The Revolution has no Gender

“If we were to be grouped together in this guerrilla front, we would make up a company. But that will not happen. Did you see how rowdy we were during the volleyball game? We could be extremely noisy.” They all guffawed at the idea.

Few are the times that they come together. In fact, some of them have just met each other. They belong to different guerrilla zones and as they said, they cannot be grouped together. Not because they are boisterous but because there is a particular need for them in the areas they were assigned.

They are members of the Pulang Bagani Battalion (PBB) of the New People’s Army (NPA). Revolutionaries. Bayot, gays.

The battle against discrimination

Ka Riko, a choreographer, related that their ‘ninunong bakla’ and ‘anitong bading’ (literally gay “ancestors” and gay “icons”) in the urban centers experienced discrimination from some members of the movement who considered homosexuality a weakness. The gays were criticized for their flipping fingers and swaying hips, especially during rallies. There was even a time when being gay was considered a security risk.

The growing number of gays and lesbians in the Party necessitated thorough studies, ideological remolding and a policy guide for the proper attitude towards members who have expressed their sexual preference. Said efforts are aimed at mitigating if not all together effacing gender discrimination.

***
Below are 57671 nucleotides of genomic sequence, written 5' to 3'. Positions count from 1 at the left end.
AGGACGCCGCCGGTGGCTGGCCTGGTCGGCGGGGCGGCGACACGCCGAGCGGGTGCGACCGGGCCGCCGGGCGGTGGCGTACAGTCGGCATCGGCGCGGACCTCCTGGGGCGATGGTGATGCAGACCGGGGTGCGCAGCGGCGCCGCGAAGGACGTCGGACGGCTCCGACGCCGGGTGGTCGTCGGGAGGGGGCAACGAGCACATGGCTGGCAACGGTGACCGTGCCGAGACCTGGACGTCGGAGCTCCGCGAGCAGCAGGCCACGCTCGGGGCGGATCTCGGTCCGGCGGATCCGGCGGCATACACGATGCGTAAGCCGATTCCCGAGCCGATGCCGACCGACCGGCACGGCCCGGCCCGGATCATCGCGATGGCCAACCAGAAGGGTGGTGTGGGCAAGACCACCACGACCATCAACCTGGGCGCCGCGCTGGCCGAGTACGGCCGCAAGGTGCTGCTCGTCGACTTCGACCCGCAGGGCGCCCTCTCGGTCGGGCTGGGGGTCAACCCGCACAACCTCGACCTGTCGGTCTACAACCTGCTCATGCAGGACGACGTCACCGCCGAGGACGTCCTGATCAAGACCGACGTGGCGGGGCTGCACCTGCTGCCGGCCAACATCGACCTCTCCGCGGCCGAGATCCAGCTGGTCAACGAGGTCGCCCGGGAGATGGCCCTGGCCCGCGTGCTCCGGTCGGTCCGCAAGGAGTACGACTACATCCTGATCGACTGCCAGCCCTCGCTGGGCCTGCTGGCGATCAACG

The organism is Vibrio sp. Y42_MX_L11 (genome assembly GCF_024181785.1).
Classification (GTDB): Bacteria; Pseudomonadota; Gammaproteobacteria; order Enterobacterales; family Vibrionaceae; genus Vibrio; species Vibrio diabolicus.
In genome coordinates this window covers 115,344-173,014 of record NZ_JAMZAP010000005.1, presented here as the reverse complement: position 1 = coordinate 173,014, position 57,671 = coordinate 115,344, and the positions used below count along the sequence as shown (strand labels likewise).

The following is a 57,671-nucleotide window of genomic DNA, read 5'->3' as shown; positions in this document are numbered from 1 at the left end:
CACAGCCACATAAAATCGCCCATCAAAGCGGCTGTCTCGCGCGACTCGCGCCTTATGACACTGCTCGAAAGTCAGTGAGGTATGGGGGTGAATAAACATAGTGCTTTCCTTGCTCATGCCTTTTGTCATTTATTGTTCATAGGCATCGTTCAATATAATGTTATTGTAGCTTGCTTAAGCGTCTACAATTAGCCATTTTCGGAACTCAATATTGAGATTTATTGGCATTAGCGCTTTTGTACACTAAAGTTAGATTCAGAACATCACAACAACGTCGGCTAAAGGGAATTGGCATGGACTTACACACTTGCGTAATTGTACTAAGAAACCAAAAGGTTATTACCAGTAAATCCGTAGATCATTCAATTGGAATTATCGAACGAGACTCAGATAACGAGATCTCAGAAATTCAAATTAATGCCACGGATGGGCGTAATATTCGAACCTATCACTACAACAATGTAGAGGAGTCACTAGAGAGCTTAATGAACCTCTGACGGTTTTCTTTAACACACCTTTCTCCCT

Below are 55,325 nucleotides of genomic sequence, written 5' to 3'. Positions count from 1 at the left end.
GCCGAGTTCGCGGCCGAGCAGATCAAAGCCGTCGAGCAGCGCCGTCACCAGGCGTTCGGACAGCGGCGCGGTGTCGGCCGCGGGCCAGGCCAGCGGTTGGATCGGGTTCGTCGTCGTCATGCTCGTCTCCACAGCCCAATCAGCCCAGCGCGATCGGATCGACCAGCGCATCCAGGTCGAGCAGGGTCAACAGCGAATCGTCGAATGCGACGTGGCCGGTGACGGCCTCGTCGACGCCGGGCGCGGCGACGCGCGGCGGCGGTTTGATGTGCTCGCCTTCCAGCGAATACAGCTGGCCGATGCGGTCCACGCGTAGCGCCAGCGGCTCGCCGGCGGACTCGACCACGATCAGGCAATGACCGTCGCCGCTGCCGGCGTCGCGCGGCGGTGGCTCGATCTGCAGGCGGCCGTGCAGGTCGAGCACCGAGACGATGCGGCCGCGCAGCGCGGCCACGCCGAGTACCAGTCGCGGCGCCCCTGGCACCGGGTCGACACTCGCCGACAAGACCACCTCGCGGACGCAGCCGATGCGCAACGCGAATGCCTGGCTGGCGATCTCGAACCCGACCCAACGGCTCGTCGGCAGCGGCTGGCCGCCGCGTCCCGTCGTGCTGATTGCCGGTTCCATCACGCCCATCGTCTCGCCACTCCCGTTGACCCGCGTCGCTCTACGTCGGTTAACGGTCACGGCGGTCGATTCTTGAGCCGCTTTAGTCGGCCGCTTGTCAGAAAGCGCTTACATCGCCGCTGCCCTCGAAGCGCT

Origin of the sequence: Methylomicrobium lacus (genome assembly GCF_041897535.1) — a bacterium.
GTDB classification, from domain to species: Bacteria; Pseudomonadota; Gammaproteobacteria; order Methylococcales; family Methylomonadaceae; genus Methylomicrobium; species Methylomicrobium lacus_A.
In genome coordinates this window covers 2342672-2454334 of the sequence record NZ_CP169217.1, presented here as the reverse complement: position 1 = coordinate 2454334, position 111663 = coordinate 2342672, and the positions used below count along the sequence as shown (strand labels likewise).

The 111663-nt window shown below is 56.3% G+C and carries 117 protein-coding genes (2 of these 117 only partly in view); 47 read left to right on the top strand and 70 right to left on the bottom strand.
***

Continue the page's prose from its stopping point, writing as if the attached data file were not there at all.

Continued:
Among these was “On Proletarian Relationship of the Sexes (OPRS)”-a Party document to guide relationships and marriages. During the 10th Plenum of the Communist Party of the Philippines (CPP) included the gays and lesbians’ equal rights and accorded recognition of their sexual preferences, as well as the relationships and marriages they opt to enter into.

Also, in due time, the gays have proven their worth. That the flipping of their fingers and the swaying of their hips have nothing to do with their ability to lead and carry out tasks, including military tasks.

However, the process of acceptance and recognition of the rights of the non-straight members has not been easy. Aside from the unequal development of members in the movement, the influence of the bourgeois culture and society that looks down and discriminates on lesbians, gays, bi-sexual and transgender (LGBT) is strong. Persistently combating this depraved influence is imperative.